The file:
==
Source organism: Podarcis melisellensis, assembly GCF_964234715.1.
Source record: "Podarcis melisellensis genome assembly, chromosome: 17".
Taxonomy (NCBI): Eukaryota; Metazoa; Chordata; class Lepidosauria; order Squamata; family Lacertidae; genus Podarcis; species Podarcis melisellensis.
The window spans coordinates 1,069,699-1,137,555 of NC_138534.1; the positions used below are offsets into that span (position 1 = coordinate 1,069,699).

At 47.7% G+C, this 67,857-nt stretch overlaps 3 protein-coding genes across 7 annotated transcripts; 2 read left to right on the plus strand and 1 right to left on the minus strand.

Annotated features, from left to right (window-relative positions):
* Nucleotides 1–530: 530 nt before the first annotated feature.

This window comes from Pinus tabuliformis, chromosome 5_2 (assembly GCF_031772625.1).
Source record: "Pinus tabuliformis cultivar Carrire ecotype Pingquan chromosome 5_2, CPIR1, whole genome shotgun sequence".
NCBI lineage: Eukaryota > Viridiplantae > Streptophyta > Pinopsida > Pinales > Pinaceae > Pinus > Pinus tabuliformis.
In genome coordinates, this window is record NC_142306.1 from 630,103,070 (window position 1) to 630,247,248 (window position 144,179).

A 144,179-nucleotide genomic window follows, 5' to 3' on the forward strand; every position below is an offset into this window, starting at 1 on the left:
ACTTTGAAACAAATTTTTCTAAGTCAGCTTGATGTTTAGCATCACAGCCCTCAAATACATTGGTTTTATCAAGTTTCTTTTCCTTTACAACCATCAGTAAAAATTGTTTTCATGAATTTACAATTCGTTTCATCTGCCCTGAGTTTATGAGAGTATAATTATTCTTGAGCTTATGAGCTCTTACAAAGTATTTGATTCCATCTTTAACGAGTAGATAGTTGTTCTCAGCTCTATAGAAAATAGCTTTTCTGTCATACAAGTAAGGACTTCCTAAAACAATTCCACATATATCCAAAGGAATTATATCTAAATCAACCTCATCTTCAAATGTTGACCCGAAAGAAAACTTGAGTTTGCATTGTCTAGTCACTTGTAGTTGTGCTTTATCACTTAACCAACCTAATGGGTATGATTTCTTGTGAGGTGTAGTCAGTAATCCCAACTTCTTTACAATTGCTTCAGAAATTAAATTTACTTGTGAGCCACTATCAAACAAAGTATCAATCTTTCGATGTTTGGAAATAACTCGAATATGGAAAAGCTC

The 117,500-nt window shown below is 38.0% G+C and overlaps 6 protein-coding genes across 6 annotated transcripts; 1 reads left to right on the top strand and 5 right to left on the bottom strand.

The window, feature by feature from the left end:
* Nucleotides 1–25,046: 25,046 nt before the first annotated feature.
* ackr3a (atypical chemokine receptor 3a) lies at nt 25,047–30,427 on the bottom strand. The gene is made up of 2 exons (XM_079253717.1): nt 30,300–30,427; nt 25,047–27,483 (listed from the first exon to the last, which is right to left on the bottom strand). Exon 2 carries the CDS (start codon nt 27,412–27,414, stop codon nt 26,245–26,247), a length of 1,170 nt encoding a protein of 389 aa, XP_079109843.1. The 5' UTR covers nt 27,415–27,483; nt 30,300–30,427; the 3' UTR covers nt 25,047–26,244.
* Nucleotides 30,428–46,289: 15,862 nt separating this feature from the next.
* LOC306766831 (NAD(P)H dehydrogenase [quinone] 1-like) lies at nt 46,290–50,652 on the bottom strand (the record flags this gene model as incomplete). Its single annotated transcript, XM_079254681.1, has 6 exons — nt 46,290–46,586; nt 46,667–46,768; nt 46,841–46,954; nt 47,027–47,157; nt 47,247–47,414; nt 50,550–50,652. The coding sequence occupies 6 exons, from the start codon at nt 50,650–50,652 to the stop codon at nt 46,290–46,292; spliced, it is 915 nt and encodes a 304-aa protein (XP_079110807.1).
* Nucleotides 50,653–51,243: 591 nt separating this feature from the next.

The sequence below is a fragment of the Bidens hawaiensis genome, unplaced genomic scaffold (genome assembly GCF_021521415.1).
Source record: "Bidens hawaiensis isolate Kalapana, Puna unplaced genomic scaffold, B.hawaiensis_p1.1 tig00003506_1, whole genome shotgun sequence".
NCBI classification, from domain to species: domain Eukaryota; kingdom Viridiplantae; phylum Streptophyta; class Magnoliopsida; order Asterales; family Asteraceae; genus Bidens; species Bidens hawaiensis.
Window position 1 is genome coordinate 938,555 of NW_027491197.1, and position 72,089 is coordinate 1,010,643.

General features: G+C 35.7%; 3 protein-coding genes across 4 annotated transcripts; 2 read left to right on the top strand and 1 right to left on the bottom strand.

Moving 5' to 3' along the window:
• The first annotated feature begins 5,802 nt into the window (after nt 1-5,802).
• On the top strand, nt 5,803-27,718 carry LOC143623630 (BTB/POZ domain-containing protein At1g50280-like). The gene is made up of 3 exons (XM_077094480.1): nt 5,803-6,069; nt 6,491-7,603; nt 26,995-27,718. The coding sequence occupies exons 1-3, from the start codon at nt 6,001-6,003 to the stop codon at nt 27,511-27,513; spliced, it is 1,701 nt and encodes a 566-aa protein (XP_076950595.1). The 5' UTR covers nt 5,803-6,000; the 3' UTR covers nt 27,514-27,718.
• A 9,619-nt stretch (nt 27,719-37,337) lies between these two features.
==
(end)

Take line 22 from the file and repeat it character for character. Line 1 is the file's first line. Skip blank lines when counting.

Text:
Source record: "Bidens hawaiensis isolate Kalapana, Puna unplaced genomic scaffold, B.hawaiensis_p1.1 tig00003506_1, whole genome shotgun sequence".